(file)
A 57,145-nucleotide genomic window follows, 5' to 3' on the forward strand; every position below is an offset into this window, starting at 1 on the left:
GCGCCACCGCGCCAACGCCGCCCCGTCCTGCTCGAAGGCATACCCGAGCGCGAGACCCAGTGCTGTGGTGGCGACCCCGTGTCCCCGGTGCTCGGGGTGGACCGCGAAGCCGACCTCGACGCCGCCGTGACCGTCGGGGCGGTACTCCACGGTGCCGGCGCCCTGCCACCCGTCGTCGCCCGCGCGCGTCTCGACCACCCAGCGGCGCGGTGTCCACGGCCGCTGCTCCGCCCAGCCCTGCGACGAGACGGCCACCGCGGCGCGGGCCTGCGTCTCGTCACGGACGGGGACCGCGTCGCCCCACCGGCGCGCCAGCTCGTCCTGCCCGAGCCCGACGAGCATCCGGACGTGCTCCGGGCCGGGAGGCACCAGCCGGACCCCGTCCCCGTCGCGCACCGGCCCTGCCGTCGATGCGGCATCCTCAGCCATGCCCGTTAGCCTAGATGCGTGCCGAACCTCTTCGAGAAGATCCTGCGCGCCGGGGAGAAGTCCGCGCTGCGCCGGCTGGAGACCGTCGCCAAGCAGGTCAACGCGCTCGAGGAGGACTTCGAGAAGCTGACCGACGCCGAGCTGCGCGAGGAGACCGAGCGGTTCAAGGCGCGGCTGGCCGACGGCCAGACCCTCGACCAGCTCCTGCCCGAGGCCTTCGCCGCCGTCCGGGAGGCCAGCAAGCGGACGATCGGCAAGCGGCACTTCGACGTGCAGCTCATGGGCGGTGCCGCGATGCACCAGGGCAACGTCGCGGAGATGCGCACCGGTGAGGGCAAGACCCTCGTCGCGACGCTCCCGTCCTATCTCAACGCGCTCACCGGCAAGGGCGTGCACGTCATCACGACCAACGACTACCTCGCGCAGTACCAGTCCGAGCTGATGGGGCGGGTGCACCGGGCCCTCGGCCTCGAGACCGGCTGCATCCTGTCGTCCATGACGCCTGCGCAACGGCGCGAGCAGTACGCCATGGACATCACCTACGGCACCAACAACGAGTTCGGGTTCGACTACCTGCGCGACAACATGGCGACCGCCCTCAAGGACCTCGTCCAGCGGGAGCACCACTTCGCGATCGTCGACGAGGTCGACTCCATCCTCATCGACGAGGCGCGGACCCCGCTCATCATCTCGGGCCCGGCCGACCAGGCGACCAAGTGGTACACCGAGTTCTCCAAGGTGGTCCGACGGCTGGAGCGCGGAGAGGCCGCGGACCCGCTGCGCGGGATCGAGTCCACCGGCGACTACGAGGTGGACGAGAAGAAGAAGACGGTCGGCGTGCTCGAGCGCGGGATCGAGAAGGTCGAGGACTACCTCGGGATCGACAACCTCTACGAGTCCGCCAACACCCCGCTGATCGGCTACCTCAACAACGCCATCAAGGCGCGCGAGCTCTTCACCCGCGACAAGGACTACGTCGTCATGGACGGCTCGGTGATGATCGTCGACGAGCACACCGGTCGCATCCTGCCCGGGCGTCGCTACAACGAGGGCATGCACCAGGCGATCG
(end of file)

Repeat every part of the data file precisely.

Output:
A 57,145-nucleotide genomic window follows, 5' to 3' on the forward strand; every position below is an offset into this window, starting at 1 on the left:
GCGCCACCGCGCCAACGCCGCCCCGTCCTGCTCGAAGGCATACCCGAGCGCGAGACCCAGTGCTGTGGTGGCGACCCCGTGTCCCCGGTGCTCGGGGTGGACCGCGAAGCCGACCTCGACGCCGCCGTGACCGTCGGGGCGGTACTCCACGGTGCCGGCGCCCTGCCACCCGTCGTCGCCCGCGCGCGTCTCGACCACCCAGCGGCGCGGTGTCCACGGCCGCTGCTCCGCCCAGCCCTGCGACGAGACGGCCACCGCGGCGCGGGCCTGCGTCTCGTCACGGACGGGGACCGCGTCGCCCCACCGGCGCGCCAGCTCGTCCTGCCCGAGCCCGACGAGCATCCGGACGTGCTCCGGGCCGGGAGGCACCAGCCGGACCCCGTCCCCGTCGCGCACCGGCCCTGCCGTCGATGCGGCATCCTCAGCCATGCCCGTTAGCCTAGATGCGTGCCGAACCTCTTCGAGAAGATCCTGCGCGCCGGGGAGAAGTCCGCGCTGCGCCGGCTGGAGACCGTCGCCAAGCAGGTCAACGCGCTCGAGGAGGACTTCGAGAAGCTGACCGACGCCGAGCTGCGCGAGGAGACCGAGCGGTTCAAGGCGCGGCTGGCCGACGGCCAGACCCTCGACCAGCTCCTGCCCGAGGCCTTCGCCGCCGTCCGGGAGGCCAGCAAGCGGACGATCGGCAAGCGGCACTTCGACGTGCAGCTCATGGGCGGTGCCGCGATGCACCAGGGCAACGTCGCGGAGATGCGCACCGGTGAGGGCAAGACCCTCGTCGCGACGCTCCCGTCCTATCTCAACGCGCTCACCGGCAAGGGCGTGCACGTCATCACGACCAACGACTACCTCGCGCAGTACCAGTCCGAGCTGATGGGGCGGGTGCACCGGGCCCTCGGCCTCGAGACCGGCTGCATCCTGTCGTCCATGACGCCTGCGCAACGGCGCGAGCAGTACGCCATGGACATCACCTACGGCACCAACAACGAGTTCGGGTTCGACTACCTGCGCGACAACATGGCGACCGCCCTCAAGGACCTCGTCCAGCGGGAGCACCACTTCGCGATCGTCGACGAGGTCGACTCCATCCTCATCGACGAGGCGCGGACCCCGCTCATCATCTCGGGCCCGGCCGACCAGGCGACCAAGTGGTACACCGAGTTCTCCAAGGTGGTCCGACGGCTGGAGCGCGGAGAGGCCGCGGACCCGCTGCGCGGGATCGAGTCCACCGGCGACTACGAGGTGGACGAGAAGAAGAAGACGGTCGGCGTGCTCGAGCGCGGGATCGAGAAGGTCGAGGACTACCTCGGGATCGACAACCTCTACGAGTCCGCCAACACCCCGCTGATCGGCTACCTCAACAACGCCATCAAGGCGCGCGAGCTCTTCACCCGCGACAAGGACTACGTCGTCATGGACGGCTCGGTGATGATCGTCGACGAGCACACCGGTCGCATCCTGCCCGGGCGTCGCTACAACGAGGGCATGCACCAGGCGATCG